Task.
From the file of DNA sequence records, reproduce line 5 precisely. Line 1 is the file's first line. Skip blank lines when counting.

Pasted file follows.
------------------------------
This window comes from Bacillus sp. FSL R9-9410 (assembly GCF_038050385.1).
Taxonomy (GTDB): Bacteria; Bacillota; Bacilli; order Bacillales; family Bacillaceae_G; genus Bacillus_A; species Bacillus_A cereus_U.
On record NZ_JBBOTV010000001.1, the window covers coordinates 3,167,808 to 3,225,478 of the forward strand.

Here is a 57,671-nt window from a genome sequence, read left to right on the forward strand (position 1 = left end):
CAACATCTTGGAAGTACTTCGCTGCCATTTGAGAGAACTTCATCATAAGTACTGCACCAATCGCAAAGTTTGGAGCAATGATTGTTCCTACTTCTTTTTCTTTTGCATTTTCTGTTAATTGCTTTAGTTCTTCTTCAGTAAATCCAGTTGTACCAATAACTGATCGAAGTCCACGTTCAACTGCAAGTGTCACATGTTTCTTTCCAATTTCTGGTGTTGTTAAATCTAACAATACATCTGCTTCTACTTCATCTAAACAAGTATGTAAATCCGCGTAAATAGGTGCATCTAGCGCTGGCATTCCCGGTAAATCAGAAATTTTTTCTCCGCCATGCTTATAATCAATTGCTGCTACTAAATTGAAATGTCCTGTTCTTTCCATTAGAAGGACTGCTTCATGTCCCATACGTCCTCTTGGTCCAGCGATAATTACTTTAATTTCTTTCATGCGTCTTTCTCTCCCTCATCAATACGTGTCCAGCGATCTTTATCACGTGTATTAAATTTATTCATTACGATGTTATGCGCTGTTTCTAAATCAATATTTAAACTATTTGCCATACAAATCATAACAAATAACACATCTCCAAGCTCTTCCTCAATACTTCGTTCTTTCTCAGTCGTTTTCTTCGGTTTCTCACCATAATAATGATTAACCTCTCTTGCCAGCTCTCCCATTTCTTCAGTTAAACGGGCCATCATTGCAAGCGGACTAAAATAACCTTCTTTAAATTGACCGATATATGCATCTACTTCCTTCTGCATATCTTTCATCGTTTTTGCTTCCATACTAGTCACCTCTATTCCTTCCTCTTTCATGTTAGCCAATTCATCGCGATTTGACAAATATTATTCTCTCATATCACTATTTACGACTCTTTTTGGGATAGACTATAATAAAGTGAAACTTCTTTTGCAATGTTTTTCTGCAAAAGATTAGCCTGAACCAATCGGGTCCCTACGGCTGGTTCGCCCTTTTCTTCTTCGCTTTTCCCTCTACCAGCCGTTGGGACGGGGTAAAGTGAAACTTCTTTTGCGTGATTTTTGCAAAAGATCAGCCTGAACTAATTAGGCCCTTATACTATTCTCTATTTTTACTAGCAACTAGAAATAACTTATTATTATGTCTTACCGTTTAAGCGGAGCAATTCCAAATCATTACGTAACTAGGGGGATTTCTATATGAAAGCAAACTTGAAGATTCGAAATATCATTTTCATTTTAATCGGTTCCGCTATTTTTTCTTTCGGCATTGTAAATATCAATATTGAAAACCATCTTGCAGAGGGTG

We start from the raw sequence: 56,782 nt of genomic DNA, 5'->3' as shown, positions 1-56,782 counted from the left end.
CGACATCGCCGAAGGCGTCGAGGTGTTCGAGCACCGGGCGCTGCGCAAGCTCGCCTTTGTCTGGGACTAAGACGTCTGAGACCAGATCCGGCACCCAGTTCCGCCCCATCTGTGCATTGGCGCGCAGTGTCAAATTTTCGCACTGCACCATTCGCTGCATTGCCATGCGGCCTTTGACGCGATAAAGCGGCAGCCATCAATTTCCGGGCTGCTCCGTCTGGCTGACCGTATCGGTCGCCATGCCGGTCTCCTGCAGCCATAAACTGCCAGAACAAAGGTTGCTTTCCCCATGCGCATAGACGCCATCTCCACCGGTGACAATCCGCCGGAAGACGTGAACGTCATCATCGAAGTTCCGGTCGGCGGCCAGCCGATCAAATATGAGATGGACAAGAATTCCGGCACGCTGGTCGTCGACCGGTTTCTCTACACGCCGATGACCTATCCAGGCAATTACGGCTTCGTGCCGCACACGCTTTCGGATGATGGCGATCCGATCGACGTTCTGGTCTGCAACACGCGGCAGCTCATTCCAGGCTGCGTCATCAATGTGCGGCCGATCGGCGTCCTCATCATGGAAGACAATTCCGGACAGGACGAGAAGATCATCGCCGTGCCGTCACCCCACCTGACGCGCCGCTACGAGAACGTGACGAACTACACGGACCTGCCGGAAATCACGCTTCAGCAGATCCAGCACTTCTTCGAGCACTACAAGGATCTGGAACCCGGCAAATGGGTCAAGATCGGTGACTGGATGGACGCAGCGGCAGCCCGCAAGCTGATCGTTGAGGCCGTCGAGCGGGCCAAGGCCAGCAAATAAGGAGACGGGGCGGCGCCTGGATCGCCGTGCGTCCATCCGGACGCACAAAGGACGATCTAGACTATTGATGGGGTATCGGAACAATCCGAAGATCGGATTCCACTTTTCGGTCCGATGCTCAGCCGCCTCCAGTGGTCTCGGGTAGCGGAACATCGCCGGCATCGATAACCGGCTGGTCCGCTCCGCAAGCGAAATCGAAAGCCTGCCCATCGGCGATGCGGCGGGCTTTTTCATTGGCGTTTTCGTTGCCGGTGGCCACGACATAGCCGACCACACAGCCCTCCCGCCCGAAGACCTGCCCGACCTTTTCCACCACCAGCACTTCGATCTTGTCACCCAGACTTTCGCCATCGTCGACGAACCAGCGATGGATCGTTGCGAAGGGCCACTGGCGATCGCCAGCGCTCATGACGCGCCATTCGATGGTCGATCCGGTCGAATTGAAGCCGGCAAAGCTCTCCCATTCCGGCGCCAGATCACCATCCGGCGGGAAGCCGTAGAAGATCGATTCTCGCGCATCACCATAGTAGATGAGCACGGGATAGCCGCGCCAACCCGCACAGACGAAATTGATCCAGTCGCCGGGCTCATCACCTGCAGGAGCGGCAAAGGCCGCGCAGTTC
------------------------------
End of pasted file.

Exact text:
CAACATCTTGGAAGTACTTCGCTGCCATTTGAGAGAACTTCATCATAAGTACTGCACCAATCGCAAAGTTTGGAGCAATGATTGTTCCTACTTCTTTTTCTTTTGCATTTTCTGTTAATTGCTTTAGTTCTTCTTCAGTAAATCCAGTTGTACCAATAACTGATCGAAGTCCACGTTCAACTGCAAGTGTCACATGTTTCTTTCCAATTTCTGGTGTTGTTAAATCTAACAATACATCTGCTTCTACTTCATCTAAACAAGTATGTAAATCCGCGTAAATAGGTGCATCTAGCGCTGGCATTCCCGGTAAATCAGAAATTTTTTCTCCGCCATGCTTATAATCAATTGCTGCTACTAAATTGAAATGTCCTGTTCTTTCCATTAGAAGGACTGCTTCATGTCCCATACGTCCTCTTGGTCCAGCGATAATTACTTTAATTTCTTTCATGCGTCTTTCTCTCCCTCATCAATACGTGTCCAGCGATCTTTATCACGTGTATTAAATTTATTCATTACGATGTTATGCGCTGTTTCTAAATCAATATTTAAACTATTTGCCATACAAATCATAACAAATAACACATCTCCAAGCTCTTCCTCAATACTTCGTTCTTTCTCAGTCGTTTTCTTCGGTTTCTCACCATAATAATGATTAACCTCTCTTGCCAGCTCTCCCATTTCTTCAGTTAAACGGGCCATCATTGCAAGCGGACTAAAATAACCTTCTTTAAATTGACCGATATATGCATCTACTTCCTTCTGCATATCTTTCATCGTTTTTGCTTCCATACTAGTCACCTCTATTCCTTCCTCTTTCATGTTAGCCAATTCATCGCGATTTGACAAATATTATTCTCTCATATCACTATTTACGACTCTTTTTGGGATAGACTATAATAAAGTGAAACTTCTTTTGCAATGTTTTTCTGCAAAAGATTAGCCTGAACCAATCGGGTCCCTACGGCTGGTTCGCCCTTTTCTTCTTCGCTTTTCCCTCTACCAGCCGTTGGGACGGGGTAAAGTGAAACTTCTTTTGCGTGATTTTTGCAAAAGATCAGCCTGAACTAATTAGGCCCTTATACTATTCTCTATTTTTACTAGCAACTAGAAATAACTTATTATTATGTCTTACCGTTTAAGCGGAGCAATTCCAAATCATTACGTAACTAGGGGGATTTCTATATGAAAGCAAACTTGAAGATTCGAAATATCATTTTCATTTTAATCGGTTCCGCTATTTTTTCTTTCGGCATTGTAAATATCAATATTGAAAACCATCTTGCAGAGGGTG